The Supreme Judicial Court and the Probate and Family Court each issued new Standing Orders that went into effect May 4, which supersede the prior Standing Orders.  It is important to read both new Standing Orders together: the SJC Standing Order is available here and the Probate and Family Court Standing Order is available here

Pursuant to the SJC Standing Order, until at least June 1, the courthouses will remain closed to the general public, except to address emergency matters that cannot be resolved through remote methods, such as telephone, video conference, e-mail, and comparable means.  The Probate and Family Court Standing Order enumerates 10 categories of emergency matters, which include, among other things, petitions and motions concerning medical treatments, petitions for appointment of a temporary guardian or conservator, and petitions and motions for appointment of special personal representatives. 

Regarding non-emergency matters, the SJC Standing Order directs the Trial Court departments to identify the categories of non-emergency matters that each will attempt to address virtually.  In its Standing Order, the Probate and Family Court has identified a goal of hearing as many case types and events as possible.  Accordingly, beginning on May 11, 2020, the Probate and Family Court will attempt to hear virtually all case types and events, except for trials and evidentiary hearings, where it is practicable to do so.  Determinations concerning the volume of cases to be heard and the case types will be made by the Register and First Justice and will differ across divisions of the Probate and Family Court. 

The Standing Orders also affect deadlines in the Probate and Family Court that fall between March 16 and June 1 in the following ways:

1. Most Deadlines are Tolled until a Date after June 1:  The deadline extensions of Paragraph 12 of the SJC Order control with the exception of five enumerated types of deadlines listed below.  Thus, in most instances, Paragraph 12 of the SJC Standing Order extends all deadlines (based on “statutes, court rules, standing orders, tracking orders, or guidelines”) that expire between March 16 and June 1. 

The new deadline is calculated by determining the number of days remaining after March 16 until the original deadline, and add that number of days after June 1.  For example, if the original deadline was March 20, then 4 days remained as of March 16, so the new deadline would be June 5 (June 1 plus 4 days). 

The new deadline calculations also apply to deadlines that would have originated during the pandemic. For example, if you served discovery while working from home during this pandemic, Paragraph 12 of the SJC Order directs that your new deadline only begins to run as of June 1.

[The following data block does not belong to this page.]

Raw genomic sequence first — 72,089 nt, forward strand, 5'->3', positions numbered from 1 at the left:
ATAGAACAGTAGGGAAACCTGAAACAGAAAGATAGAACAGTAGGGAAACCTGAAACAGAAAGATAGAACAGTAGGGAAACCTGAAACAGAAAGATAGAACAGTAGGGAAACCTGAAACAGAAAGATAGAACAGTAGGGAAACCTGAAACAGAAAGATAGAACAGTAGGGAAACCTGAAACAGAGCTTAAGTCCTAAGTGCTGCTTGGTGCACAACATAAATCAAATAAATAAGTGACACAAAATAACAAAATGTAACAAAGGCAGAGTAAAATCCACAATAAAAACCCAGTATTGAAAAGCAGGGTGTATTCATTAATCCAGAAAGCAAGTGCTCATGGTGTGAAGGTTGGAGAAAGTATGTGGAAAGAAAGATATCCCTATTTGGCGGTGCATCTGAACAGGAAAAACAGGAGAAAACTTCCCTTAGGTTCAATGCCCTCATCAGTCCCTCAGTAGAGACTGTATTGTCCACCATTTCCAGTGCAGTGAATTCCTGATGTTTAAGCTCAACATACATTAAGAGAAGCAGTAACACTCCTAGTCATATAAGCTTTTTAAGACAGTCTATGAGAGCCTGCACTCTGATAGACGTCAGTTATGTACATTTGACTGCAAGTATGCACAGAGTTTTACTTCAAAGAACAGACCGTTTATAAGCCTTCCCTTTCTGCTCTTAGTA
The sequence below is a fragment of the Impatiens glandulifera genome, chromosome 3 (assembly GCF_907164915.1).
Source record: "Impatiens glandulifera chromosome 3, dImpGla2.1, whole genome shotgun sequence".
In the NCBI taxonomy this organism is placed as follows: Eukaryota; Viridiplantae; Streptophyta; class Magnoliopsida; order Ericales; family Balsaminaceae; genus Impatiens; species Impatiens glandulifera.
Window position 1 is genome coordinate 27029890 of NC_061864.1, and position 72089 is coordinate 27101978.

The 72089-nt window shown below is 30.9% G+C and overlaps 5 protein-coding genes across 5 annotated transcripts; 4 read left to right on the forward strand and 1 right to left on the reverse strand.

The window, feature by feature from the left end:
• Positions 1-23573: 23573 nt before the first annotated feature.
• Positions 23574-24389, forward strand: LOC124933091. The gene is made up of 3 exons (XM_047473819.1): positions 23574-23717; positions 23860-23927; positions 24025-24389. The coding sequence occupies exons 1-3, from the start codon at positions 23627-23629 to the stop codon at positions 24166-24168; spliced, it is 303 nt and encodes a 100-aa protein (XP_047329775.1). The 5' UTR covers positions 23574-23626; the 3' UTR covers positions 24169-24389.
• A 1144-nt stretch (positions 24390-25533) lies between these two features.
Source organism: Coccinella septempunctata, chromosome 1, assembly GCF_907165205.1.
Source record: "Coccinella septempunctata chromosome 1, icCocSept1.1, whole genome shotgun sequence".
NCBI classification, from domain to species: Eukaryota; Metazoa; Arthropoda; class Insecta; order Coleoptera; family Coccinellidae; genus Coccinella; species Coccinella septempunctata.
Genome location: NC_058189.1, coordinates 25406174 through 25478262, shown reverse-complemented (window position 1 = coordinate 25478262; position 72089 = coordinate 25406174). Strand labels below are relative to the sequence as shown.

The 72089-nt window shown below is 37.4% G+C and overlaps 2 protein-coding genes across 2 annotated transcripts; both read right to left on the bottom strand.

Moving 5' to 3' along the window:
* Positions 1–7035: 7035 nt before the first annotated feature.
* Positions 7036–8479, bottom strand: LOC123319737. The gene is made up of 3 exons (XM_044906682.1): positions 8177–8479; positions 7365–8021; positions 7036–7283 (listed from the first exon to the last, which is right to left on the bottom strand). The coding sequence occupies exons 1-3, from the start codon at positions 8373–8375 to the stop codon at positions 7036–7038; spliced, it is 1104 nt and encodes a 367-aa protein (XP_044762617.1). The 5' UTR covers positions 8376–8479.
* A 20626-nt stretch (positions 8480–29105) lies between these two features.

2. The Five Exceptions – These Deadlines Are Not Tolled:  Under Paragraph H of the Probate and Family Court Standing Order, the above tolling does not apply to the following five types of deadlines:

i. Findings required by G. L. c. 208, § 1A;
ii. Objection period in G. L. c. 208, § 21, so that judgments absolute may enter in divorce cases; 
iii. Time period to file an answer or any other responsive pleading to a contempt summons; 
iv. Time period to file an appearance or affidavit of objections pursuant to G. L. c. 190B, § 1-401; and 
v. Time period to request a motion for a new trial or to amend findings and/or judgments in Rule 59. 

Thus, for cases involving these five types of deadlines with expiration dates falling between March 16 and June 1, the deadlines are not extended.  This is a trap for the unwary as failure to take heed of these exceptions could result in a defendant being defaulted if they failed to file an answer or responsive pleading to a contempt summons, or a respondent could lose the opportunity to appear and file an affidavit of objections. 

The new Standing Orders also address the operations of the Clerks’, Registers’, and Recorder’s Offices, all of which continue to conduct court business for emergency matters and non-emergency matters as designated by their respective court department.  Specifically, the Probate and Family Courts are accepting new matters for filing by mail, e-mail, or e-filing were available, unless filings in emergency matters cannot be accomplished electronically.

For other details about trials and extensions of Probate and Family Court orders, including for treatment plans and temporary orders of appointment in guardianship and conservatorship cases, please review the SJC Standing Order (here) and the Probate and Family Court Standing Order (here).

Document Executions and COVID-19

By: Jennifer Taddeo of Conn Kavanaugh Rosenthal Peisch & Ford ,Co-Chair of the BBA Trusts & Estates Communications Committee, and Abigail V. Poole of Samuel, Sayward & Baler.

The Novel Coronavirus is having a huge impact on the lives of all Massachusetts residents, and the elderly and disabled populations of the Commonwealth are especially vulnerable to delay in execution of their estate planning documents causing serious harm to their health and finances.

Under current Massachusetts law, all acknowledgments and signatures must be obtained in the physical presence of a notary public. However, protective measures being put in place to address COVID-19 will increasingly mean that individuals are unable to access a notary who is physically present. As a result, these vulnerable populations may be deprived of the ability to obtain services and complete essential legal documents necessary to protect themselves and their loved ones, especially as policies in place at skilled nursing facilities, assisted living facilities and other residential facilities are also now preventing notaries public from meeting in person with residents of these facilities.